[ELSE]

Compilation:

Perform the execution semantics given below.

Execution:

( "<spaces>name ..." -- )

Skipping leading spaces, parse and discard space-delimited words from the parse area, including nested occurrences of [IF] ... [THEN] and [IF] ... [ELSE] ... [THEN], until the word [THEN] has been parsed and discarded. If the parse area becomes exhausted, it is refilled as with REFILL. [ELSE] is an immediate word.

See:

Rationale:

Typical use: ... flag [IF] ... [ELSE] ... [THEN] ...

Implementation:

: [ELSE] ( -- )
    1 BEGIN                                          \ level
       BEGIN BL WORD COUNT DUP WHILE                  \ level adr len
         2DUP S" [IF]" COMPARE 0= IF                  \ level adr len
             2DROP 1+                                 \ level'
          ELSE                                        \ level adr len
            2DUP S" [ELSE]" COMPARE 0= IF             \ level adr len
                2DROP 1- DUP IF 1+ THEN               \ level'
            ELSE                                      \ level adr len
                S" [THEN]" COMPARE 0= IF              \ level
                   1-                                 \ level'
               THEN
             THEN
          THEN ?DUP 0= IF EXIT THEN                   \ level'
       REPEAT 2DROP                                   \ level
   REFILL 0= UNTIL                                   \ level
    DROP
; IMMEDIATE

ContributeContributions

MitchBradleyavatar of MitchBradley [ELSE] without preceding [IF]Comment2018-05-13 18:36:50

There has been some discussion around the use of [ELSE] .. [THEN] without a preceding [IF]

As the culprit responsible for ANS Forth's [IF] [ELSE] [THEN], I can state that omitting [IF] was not one of my goals, and I don't recall even considering the possibility.

That said, I think it's nice that it happens to work, and it certainly seems useful, if a bit surprising to the naive user.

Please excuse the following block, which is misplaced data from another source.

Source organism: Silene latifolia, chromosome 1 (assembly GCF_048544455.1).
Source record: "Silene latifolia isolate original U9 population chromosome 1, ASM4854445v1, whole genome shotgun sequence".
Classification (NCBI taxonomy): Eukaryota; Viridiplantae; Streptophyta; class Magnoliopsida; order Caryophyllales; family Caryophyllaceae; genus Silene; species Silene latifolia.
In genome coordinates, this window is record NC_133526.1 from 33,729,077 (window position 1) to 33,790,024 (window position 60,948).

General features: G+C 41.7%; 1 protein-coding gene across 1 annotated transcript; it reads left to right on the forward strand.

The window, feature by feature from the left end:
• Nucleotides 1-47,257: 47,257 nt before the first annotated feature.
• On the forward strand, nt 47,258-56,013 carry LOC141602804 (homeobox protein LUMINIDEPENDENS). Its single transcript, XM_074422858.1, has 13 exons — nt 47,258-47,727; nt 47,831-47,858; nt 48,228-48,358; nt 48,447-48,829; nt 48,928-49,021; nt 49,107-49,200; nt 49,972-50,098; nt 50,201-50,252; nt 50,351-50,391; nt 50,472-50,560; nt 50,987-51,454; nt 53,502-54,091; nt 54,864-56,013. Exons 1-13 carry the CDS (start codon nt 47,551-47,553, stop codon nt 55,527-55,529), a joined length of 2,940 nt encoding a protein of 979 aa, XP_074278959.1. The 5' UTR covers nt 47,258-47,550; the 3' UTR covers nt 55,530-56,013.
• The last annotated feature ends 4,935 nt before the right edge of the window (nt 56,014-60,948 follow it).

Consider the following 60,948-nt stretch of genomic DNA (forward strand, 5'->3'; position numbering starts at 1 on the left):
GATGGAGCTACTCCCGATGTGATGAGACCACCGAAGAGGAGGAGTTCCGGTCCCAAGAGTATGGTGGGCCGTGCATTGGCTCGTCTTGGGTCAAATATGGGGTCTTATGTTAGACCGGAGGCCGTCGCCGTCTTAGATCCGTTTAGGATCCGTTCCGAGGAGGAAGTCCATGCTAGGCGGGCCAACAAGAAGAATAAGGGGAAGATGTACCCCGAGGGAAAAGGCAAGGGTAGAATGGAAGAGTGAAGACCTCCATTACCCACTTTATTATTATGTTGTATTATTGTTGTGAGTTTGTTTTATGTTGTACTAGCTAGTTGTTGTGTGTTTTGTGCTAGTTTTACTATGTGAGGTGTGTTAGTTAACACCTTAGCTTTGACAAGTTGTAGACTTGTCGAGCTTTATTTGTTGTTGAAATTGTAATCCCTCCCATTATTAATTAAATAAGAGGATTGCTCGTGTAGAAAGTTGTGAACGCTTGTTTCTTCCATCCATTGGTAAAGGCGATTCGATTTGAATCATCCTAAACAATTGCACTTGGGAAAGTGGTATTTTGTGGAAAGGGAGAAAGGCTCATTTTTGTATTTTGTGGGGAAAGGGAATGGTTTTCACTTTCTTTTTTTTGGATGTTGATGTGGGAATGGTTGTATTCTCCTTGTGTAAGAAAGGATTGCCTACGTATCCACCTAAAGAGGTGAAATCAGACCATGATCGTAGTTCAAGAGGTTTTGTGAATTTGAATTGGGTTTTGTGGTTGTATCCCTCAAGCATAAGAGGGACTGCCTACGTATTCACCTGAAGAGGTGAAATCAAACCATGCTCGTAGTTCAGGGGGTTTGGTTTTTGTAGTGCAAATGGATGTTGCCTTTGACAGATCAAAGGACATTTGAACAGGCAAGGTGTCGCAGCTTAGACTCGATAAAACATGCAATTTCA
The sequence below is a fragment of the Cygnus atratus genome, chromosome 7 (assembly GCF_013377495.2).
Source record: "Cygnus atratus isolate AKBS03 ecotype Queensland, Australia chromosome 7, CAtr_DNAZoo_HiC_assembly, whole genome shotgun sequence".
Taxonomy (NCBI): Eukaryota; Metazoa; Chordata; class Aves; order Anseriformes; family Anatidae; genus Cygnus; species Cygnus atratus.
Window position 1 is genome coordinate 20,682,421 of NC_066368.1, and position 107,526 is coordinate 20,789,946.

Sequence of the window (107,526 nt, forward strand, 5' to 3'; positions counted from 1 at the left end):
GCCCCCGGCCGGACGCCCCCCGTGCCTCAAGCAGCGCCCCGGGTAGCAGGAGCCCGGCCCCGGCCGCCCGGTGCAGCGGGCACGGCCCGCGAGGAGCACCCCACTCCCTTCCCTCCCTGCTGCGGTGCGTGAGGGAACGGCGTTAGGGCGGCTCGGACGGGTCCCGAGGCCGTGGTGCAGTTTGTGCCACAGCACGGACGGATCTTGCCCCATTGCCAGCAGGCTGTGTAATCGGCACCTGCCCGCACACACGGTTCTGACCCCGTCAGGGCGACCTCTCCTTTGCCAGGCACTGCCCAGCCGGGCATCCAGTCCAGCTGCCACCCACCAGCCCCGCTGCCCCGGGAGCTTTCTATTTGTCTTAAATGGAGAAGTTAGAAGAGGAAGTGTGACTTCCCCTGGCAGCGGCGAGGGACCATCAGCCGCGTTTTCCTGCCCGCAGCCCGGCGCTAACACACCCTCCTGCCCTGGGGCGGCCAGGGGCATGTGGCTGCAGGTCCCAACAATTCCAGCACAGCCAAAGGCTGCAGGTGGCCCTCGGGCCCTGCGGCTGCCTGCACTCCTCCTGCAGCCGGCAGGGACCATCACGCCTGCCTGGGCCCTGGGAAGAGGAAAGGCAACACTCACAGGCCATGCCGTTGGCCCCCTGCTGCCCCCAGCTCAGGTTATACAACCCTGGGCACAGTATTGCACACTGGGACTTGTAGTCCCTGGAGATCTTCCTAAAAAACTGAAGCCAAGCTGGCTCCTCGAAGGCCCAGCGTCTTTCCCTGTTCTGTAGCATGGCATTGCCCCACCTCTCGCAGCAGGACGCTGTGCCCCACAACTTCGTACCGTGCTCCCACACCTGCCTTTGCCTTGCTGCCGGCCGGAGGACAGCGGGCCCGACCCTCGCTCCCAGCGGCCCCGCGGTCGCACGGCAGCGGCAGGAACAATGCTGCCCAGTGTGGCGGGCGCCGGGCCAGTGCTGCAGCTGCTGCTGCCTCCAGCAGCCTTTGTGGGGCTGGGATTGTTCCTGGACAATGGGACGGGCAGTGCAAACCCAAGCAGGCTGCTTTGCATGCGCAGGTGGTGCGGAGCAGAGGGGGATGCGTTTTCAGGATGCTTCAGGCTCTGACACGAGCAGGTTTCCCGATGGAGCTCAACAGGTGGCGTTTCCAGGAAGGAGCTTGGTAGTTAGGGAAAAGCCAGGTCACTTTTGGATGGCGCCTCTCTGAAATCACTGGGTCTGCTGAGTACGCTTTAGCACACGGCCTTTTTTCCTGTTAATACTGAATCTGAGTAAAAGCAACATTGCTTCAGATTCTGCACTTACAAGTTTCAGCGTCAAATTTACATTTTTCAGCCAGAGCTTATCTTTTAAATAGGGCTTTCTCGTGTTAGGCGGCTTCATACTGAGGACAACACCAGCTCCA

StephenPelcavatar of StephenPelc

The idea that IF ... ELSE ... THEN can morph to ELSE ... THEN is repulsive.

For [ELSE] ... [THEN] it's an artefact of the implementation. Implementation artefacts have no place in a standard.

JennyBrienavatar of JennyBrien

It's a natural consequence of the spec, and slightly more elegant than the common 0 [IF] but it will break if you ever put an [IF] in front.

StephenPelcavatar of StephenPelc

We (MPE) use [IF] and friends a great deal to configure cross-compiled targets. We noticed that [IF] ... [ELSE] ... [THEN] is unchecked, so we recently implemented a check at the end of each source file to see if we actually use it correctly. Oops! Lots of errors. So [ELSE] without [IF] is a total no no for us. It's amusing that it works, but let's just leave it that way.

GerryJacksonavatar of GerryJackson

I've only just realised that comments on this topic were here. Here is a post I made on the Yahoo Forth 200X group on 13 May copied here for completeness.

I've just realised what you were probably referring to with the [ELSE] ... [THEN]. That is specifically tested in the toolstest.fth file.I'd be surprised if it occurred in any other file.

That is just testing [ELSE] as written in the standard and I don't see any reason to remove it unless the specification for [ELSE] is rewritten to forbid it. Another silly thing is tested, [THEN] is a noop, so a lone [THEN] is valid and tested.

There are other dubious things tested in the test suite e.g. in coreplustest.fth multiple ELSE's in IF statements are tested e.g. ... IF...ELSE ... ELSE... ELSE...THEN ... which is perfectly valid standard Forth according to the specification for ELSE.

I believe test programs should test what's written in the standard, corner cases and sillinesses as well as usual usage.

BerndPaysanavatar of BerndPaysan

Add to the Rationale:

An isolated [ELSE] ... [THEN] will skip the code up to the [THEN]. Wrapping this later into an [IF] ... [THEN] will break that, so don't do that.

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StephenPelcavatar of StephenPelc [if] and [else] parse white space - including commentsRequest for clarification2019-02-08 15:23:02

What is supposed to happen for

0 [if] text text \ [else] words [then]